This roadmap will introduce profiling and debugging, two techniques for performing analysis of the runtime behavior of an application. Effective use of profiling and debugging techniques requires a basic understanding of system-level details related to compiling, linking, storing, and running executables, which this roadmap will discuss.

Profiling and debugging have different goals. Profiling focuses on characterizing the performance of an application, while debugging focuses on diagnosing faults. In particular, Debugging:

  • Helps one find defects, analyze failures, and analyze expected program flow.
  • Inspects and modifies the state of a running program, or performs post-mortem analysis of failures via inspecting memory dumps.
  • Is harder in parallel applications.

...while Profiling:

  • Measures performance characteristics, helping to identify areas for performance improvement.
  • Collects performance measurements of a running program, analyzes results afterward.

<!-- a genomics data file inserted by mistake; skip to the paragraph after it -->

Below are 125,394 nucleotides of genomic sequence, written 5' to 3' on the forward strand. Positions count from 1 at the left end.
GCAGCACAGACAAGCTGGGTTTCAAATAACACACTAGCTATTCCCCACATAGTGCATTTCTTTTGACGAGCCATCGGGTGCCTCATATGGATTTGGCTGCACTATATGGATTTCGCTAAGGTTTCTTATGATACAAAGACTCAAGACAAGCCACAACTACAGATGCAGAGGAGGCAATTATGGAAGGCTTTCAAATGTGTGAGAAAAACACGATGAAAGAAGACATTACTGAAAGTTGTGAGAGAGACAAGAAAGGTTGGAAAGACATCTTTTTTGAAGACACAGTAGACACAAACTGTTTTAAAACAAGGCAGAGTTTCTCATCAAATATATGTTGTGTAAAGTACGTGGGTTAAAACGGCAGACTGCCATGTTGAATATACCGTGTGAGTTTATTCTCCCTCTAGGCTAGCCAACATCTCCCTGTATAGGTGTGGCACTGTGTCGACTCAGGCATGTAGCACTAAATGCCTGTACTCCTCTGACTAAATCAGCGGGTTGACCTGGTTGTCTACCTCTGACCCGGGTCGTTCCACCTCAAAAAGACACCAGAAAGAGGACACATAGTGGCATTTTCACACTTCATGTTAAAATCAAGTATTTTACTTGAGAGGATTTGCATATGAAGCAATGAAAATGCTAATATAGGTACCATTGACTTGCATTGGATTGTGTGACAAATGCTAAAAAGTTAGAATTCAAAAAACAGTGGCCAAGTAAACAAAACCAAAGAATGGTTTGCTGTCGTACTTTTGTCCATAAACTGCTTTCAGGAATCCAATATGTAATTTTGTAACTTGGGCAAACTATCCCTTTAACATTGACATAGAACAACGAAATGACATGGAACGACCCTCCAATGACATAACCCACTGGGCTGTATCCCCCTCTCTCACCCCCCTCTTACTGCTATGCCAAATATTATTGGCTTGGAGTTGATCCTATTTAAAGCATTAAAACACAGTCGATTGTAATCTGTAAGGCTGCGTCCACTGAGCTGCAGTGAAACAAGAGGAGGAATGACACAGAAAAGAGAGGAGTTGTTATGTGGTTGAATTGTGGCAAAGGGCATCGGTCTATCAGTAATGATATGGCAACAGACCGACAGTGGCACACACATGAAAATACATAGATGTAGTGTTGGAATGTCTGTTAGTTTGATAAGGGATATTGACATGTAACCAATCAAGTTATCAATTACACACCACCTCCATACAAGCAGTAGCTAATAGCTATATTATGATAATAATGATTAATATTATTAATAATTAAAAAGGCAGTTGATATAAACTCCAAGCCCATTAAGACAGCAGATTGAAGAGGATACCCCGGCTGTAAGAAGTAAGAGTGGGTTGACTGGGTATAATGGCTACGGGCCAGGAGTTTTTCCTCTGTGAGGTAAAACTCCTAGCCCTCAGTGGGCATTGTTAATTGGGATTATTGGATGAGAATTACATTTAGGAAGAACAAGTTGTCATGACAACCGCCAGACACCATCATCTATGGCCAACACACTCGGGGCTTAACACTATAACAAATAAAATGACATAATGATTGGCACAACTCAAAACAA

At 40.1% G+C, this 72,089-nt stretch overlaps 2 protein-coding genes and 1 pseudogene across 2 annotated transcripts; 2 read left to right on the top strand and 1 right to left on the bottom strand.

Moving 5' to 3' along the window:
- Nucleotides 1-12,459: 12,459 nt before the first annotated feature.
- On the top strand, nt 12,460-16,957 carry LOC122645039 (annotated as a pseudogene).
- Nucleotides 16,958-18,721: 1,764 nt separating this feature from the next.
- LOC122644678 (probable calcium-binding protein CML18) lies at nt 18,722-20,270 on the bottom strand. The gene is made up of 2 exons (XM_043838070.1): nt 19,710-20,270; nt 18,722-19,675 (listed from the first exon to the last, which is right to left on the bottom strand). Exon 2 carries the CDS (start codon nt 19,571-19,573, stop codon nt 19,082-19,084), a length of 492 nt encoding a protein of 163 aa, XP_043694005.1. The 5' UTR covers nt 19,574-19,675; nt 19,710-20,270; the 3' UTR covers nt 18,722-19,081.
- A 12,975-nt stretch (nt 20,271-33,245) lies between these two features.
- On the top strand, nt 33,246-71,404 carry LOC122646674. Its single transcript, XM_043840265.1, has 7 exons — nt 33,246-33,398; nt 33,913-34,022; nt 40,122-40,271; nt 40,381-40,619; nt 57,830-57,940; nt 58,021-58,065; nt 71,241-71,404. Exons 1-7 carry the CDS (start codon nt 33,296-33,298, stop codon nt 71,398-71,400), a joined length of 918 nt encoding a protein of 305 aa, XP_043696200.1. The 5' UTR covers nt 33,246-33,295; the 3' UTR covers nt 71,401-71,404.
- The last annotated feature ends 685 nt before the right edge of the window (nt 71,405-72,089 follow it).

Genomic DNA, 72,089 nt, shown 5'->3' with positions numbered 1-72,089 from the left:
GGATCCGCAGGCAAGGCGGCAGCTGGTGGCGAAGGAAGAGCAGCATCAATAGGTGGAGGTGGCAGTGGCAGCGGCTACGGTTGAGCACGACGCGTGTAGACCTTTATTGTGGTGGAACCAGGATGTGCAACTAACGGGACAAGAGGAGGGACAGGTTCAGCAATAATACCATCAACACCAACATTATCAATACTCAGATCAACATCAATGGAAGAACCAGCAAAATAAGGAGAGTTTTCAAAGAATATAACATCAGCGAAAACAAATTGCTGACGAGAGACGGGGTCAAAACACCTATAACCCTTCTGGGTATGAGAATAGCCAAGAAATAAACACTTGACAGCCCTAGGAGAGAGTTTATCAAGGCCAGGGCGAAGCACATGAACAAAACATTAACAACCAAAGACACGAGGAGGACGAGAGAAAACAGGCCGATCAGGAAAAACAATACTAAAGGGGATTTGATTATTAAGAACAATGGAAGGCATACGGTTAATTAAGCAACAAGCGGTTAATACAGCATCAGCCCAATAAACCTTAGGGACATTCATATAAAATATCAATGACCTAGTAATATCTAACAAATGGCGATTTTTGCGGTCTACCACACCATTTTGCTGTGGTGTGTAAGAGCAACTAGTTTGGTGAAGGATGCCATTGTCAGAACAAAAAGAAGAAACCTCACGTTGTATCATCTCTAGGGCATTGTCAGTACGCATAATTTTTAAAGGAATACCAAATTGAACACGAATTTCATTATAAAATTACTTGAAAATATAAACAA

• Is harder in parallel applications.

Profiling and debugging tools and techniques for parallel applications will be discussed along with a survey of profiling and debugging tools available on Frontera at TACC.


After you complete this roadmap, you should be able to:

  • Apply ad-hoc ("printf") and symbolic debugging techniques at runtime
  • Perform basic debugging steps with gdb
  • Describe the advantages of using a debugging tool such as DDT (for parallel codes)
  • Enhance code performance through detailed performance profiling
  • Distinguish between instrumentation and statistical sampling
  • Demonstrate function-level profiling with gprof
  • Identify the kinds of events tracked by PAPI
  • Demonstrate profiling an MPI application with TAU
  • Explain the difference between profiling and tracing

This roadmap presumes a basic knowledge of Linux/Unix. Although specific programming knowledge is not required, it will provide significantly enhanced context and understanding. Most of the tools presented apply equally well to C, C++, and Fortran. The roadmap is not constructed with any of these languages specifically in mind.


Most of the content in this roadmap is applicable to any Linux- or Unix-based system where GNU software is installed. Specific instructions are given for TACC systems, especially Frontera; however, these instructions can easily be tailored to different systems as well.

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